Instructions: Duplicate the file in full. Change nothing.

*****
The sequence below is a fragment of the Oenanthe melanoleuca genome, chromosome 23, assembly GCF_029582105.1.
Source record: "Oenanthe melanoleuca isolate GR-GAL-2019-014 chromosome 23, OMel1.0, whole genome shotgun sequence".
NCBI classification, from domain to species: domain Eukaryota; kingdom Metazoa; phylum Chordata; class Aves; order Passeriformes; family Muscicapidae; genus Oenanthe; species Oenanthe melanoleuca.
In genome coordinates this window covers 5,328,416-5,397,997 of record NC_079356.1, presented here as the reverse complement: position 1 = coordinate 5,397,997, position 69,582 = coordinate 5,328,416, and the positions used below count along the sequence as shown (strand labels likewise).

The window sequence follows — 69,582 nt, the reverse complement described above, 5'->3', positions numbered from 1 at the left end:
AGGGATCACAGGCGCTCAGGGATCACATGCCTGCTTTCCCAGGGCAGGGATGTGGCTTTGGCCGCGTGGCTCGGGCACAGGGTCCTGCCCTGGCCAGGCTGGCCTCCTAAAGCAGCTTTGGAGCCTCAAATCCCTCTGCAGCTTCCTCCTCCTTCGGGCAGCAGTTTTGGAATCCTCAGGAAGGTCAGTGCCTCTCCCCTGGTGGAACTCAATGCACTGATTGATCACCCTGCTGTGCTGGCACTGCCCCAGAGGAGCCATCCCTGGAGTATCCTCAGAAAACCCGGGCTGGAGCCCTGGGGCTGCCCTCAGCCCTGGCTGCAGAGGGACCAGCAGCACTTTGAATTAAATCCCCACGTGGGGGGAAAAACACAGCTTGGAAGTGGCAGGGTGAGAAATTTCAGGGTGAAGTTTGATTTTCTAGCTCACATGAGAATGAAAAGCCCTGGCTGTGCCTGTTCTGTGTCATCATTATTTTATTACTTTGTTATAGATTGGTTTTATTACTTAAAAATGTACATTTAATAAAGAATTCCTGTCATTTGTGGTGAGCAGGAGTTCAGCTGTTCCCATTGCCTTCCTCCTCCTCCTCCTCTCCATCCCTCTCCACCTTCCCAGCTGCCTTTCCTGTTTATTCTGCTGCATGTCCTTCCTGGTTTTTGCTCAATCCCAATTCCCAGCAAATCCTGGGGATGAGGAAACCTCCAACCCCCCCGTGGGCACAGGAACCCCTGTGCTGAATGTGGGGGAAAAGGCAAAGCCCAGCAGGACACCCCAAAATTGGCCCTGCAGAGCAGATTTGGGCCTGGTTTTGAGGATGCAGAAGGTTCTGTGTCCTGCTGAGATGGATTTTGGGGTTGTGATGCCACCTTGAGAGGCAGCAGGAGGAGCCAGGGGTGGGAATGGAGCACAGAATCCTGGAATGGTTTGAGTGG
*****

The sequence below is a fragment of the Oenanthe melanoleuca genome, chromosome 23, assembly GCF_029582105.1.
Source record: "Oenanthe melanoleuca isolate GR-GAL-2019-014 chromosome 23, OMel1.0, whole genome shotgun sequence".
NCBI classification, from domain to species: domain Eukaryota; kingdom Metazoa; phylum Chordata; class Aves; order Passeriformes; family Muscicapidae; genus Oenanthe; species Oenanthe melanoleuca.
In genome coordinates this window covers 5,328,416-5,397,997 of record NC_079356.1, presented here as the reverse complement: position 1 = coordinate 5,397,997, position 69,582 = coordinate 5,328,416, and the positions used below count along the sequence as shown (strand labels likewise).

The window sequence follows — 69,582 nt, the reverse complement described above, 5'->3', positions numbered from 1 at the left end:
AGGGATCACAGGCGCTCAGGGATCACATGCCTGCTTTCCCAGGGCAGGGATGTGGCTTTGGCCGCGTGGCTCGGGCACAGGGTCCTGCCCTGGCCAGGCTGGCCTCCTAAAGCAGCTTTGGAGCCTCAAATCCCTCTGCAGCTTCCTCCTCCTTCGGGCAGCAGTTTTGGAATCCTCAGGAAGGTCAGTGCCTCTCCCCTGGTGGAACTCAATGCACTGATTGATCACCCTGCTGTGCTGGCACTGCCCCAGAGGAGCCATCCCTGGAGTATCCTCAGAAAACCCGGGCTGGAGCCCTGGGGCTGCCCTCAGCCCTGGCTGCAGAGGGACCAGCAGCACTTTGAATTAAATCCCCACGTGGGGGGAAAAACACAGCTTGGAAGTGGCAGGGTGAGAAATTTCAGGGTGAAGTTTGATTTTCTAGCTCACATGAGAATGAAAAGCCCTGGCTGTGCCTGTTCTGTGTCATCATTATTTTATTACTTTGTTATAGATTGGTTTTATTACTTAAAAATGTACATTTAATAAAGAATTCCTGTCATTTGTGGTGAGCAGGAGTTCAGCTGTTCCCATTGCCTTCCTCCTCCTCCTCCTCTCCATCCCTCTCCACCTTCCCAGCTGCCTTTCCTGTTTATTCTGCTGCATGTCCTTCCTGGTTTTTGCTCAATCCCAATTCCCAGCAAATCCTGGGGATGAGGAAACCTCCAACCCCCCCGTGGGCACAGGAACCCCTGTGCTGAATGTGGGGGAAAAGGCAAAGCCCAGCAGGACACCCCAAAATTGGCCCTGCAGAGCAGATTTGGGCCTGGTTTTGAGGATGCAGAAGGTTCTGTGTCCTGCTGAGATGGATTTTGGGGTTGTGATGCCACCTTGAGAGGCAGCAGGAGGAGCCAGGGGTGGGAATGGAGCACAGAATCCTGGAATGGTTTGAGTGG